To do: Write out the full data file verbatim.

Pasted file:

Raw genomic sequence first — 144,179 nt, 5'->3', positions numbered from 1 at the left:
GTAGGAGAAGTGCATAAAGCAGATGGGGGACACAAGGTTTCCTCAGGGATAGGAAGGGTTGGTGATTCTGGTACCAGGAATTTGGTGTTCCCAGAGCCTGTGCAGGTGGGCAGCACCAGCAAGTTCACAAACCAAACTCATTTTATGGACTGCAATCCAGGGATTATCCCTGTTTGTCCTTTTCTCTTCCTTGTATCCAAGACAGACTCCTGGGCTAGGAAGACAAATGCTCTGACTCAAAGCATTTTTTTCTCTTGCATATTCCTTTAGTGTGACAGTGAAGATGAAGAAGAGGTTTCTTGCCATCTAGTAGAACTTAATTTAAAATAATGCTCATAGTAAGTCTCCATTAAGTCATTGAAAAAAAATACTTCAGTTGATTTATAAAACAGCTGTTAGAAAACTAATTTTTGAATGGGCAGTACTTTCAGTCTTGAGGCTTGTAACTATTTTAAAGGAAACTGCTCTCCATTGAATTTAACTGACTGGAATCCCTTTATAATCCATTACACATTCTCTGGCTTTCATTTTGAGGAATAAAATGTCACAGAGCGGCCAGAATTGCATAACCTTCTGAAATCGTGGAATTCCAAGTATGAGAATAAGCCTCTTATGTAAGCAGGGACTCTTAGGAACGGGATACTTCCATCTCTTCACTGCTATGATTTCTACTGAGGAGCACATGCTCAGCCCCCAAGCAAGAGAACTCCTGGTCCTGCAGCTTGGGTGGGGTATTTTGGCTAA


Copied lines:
Raw genomic sequence first — 144,179 nt, 5'->3', positions numbered from 1 at the left:
GTAGGAGAAGTGCATAAAGCAGATGGGGGACACAAGGTTTCCTCAGGGATAGGAAGGGTTGGTGATTCTGGTACCAGGAATTTGGTGTTCCCAGAGCCTGTGCAGGTGGGCAGCACCAGCAAGTTCACAAACCAAACTCATTTTATGGACTGCAATCCAGGGATTATCCCTGTTTGTCCTTTTCTCTTCCTTGTATCCAAGACAGACTCCTGGGCTAGGAAGACAAATGCTCTGACTCAAAGCATTTTTTTCTCTTGCATATTCCTTTAGTGTGACAGTGAAGATGAAGAAGAGGTTTCTTGCCATCTAGTAGAACTTAATTTAAAATAATGCTCATAGTAAGTCTCCATTAAGTCATTGAAAAAAAATACTTCAGTTGATTTATAAAACAGCTGTTAGAAAACTAATTTTTGAATGGGCAGTACTTTCAGTCTTGAGGCTTGTAACTATTTTAAAGGAAACTGCTCTCCATTGAATTTAACTGACTGGAATCCCTTTATAATCCATTACACATTCTCTGGCTTTCATTTTGAGGAATAAAATGTCACAGAGCGGCCAGAATTGCATAACCTTCTGAAATCGTGGAATTCCAAGTATGAGAATAAGCCTCTTATGTAAGCAGGGACTCTTAGGAACGGGATACTTCCATCTCTTCACTGCTATGATTTCTACTGAGGAGCACATGCTCAGCCCCCAAGCAAGAGAACTCCTGGTCCTGCAGCTTGGGTGGGGTATTTTGGCTAA